Berlin. It was originally called a lung virus, but it’s now obvious: Sars-CoV-2 is more than that, it’s a multi-organ virus. In addition to the lungs, researchers were also able to detect, among other things, the pathogen in the brain. But how does the coronavirus get there?
Experts in neuropathology, pathology, forensic medicine, virology and clinical care at Charité Berlin have investigated this question. They analyzed tissue samples from 33 deceased in association with Sars-CoV-2. In the journal Nature Neuroscience, they published their results, which show that the nerve cells in the olfactory mucosa transmit the coronavirus to the brain.
For the first time whole corona particles visible
During their investigations, the scientists also investigated individual cells where they looked for the genetic material of the coronavirus and its spike protein. Eventually the highest viral load was found in the olfactory mucosa. With the help of special stains and electron microscopic images, the researchers were able to make whole coronavirus particles visible for the first time. These particles were found inside nerve cells and on extensions to the cover cells in the olfactory mucosa.
“Based on these data, we assume that Sars-CoV-2 can use the olfactory mucosa as a portal to the brain,” said Professor Frank Heppner, director of the Institute of Neuropathology at the Charité, in a communication from the university. “From the olfactory mucosa, it is likely that the virus uses neuroanatomical connections such as the olfactory nerve to reach the brain.”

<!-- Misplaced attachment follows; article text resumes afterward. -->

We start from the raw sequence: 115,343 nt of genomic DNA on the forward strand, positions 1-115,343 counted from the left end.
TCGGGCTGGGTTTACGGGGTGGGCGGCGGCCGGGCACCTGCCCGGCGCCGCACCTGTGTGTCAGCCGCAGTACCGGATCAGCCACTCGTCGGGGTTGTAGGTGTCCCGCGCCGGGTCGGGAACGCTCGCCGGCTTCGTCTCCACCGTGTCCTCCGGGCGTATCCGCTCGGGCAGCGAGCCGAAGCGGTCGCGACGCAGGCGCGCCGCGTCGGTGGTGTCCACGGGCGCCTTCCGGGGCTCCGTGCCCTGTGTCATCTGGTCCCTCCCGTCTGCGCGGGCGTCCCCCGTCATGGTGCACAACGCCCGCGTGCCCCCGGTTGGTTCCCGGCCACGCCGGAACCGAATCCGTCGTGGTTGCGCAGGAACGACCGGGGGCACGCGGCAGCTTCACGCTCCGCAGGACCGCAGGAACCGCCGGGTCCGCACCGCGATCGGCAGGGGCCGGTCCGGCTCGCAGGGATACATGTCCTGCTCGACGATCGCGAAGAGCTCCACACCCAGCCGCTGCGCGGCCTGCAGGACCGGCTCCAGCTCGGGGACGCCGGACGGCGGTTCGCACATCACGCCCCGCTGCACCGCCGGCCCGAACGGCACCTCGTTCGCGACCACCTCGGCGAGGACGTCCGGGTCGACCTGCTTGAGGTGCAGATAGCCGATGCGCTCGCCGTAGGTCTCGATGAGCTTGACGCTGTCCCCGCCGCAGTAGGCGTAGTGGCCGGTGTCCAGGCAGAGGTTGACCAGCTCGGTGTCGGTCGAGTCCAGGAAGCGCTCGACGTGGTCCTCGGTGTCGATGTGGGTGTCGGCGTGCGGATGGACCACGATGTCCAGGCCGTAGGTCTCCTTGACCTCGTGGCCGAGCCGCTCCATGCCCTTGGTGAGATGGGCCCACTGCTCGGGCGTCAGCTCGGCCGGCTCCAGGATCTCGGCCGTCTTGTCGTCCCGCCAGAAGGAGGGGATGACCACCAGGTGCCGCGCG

A coronavirus can migrate from nerve cell to nerve cell
The neuropathologist notes, however, that the study only examined corona patients who showed a serious course of the disease during their lifetime and died as a result of the disease. “Therefore the results of our study cannot necessarily be transferred to mild or moderate cases.”
It is also largely unclear how exactly Sars-CoV-2 moves from the nerve cells. “Our data suggests that the virus migrates from nerve cell to nerve cell to get to the brain,” says neuropathologist Helena Radbruch of Charité, who also participated in the study. “However, it is likely that the virus was also carried through the blood vessel system at the same time, as the virus could also be detected in the vascular walls in the brain.”